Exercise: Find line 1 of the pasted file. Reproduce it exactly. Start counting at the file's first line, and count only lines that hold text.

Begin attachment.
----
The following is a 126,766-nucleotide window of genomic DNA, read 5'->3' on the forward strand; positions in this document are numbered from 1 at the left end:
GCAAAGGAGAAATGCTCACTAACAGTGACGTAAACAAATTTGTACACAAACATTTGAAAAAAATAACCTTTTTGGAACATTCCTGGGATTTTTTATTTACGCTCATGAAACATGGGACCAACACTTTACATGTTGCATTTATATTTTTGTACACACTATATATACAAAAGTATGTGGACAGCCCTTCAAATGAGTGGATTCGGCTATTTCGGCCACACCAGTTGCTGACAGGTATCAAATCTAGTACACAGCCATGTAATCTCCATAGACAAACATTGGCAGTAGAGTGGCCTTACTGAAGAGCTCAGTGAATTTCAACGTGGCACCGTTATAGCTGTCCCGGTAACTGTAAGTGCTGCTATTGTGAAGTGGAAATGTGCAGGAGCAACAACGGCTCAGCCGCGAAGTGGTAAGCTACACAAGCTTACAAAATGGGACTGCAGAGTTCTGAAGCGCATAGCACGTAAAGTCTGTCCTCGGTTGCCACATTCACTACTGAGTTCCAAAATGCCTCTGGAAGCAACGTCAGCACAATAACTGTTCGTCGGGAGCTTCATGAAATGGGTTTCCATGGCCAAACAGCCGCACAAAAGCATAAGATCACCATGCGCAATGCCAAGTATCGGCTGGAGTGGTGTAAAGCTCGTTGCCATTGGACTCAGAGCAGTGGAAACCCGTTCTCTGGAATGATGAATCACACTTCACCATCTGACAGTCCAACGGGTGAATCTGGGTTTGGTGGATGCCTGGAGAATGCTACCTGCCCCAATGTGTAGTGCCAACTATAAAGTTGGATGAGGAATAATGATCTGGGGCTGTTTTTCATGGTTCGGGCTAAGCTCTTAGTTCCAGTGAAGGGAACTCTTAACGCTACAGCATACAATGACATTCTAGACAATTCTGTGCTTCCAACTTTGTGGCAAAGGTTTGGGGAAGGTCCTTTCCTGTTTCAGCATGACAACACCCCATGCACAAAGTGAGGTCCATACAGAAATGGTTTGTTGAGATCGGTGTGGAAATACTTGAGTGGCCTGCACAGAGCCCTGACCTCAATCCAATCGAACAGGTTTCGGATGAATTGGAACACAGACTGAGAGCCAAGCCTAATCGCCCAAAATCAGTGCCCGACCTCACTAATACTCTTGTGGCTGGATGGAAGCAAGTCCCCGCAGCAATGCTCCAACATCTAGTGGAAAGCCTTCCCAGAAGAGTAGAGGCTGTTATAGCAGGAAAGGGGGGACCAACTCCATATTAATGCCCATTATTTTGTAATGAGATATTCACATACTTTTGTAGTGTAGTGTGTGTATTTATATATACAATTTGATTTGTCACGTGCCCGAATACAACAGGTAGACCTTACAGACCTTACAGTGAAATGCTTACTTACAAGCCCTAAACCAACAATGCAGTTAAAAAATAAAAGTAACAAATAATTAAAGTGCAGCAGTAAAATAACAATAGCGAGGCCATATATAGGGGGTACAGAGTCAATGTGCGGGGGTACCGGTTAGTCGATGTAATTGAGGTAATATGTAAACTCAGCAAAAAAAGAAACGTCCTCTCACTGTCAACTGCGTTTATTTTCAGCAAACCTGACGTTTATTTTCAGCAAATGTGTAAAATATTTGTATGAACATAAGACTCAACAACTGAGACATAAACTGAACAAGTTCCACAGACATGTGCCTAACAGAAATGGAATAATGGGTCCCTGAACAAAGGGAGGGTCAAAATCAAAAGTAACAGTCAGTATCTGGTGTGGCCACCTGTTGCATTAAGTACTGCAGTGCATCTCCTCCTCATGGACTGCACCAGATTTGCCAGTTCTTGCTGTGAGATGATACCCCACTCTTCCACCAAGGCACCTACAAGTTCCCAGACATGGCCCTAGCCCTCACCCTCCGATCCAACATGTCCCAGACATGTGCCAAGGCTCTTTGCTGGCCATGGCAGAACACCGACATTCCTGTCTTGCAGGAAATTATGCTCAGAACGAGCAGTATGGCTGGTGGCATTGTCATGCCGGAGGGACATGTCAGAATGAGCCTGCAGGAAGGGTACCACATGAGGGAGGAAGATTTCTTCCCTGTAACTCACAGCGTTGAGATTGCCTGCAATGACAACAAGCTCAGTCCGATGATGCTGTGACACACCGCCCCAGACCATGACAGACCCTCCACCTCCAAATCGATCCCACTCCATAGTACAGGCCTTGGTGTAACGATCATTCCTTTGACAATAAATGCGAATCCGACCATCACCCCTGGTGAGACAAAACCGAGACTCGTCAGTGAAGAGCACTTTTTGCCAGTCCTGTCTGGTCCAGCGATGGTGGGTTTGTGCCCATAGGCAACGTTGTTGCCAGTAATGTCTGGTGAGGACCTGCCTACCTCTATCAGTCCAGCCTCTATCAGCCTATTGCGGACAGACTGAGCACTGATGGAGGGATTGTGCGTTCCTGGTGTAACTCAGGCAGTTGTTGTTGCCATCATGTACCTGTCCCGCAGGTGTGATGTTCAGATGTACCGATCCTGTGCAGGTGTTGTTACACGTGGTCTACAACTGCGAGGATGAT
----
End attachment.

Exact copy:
The following is a 126,766-nucleotide window of genomic DNA, read 5'->3' on the forward strand; positions in this document are numbered from 1 at the left end: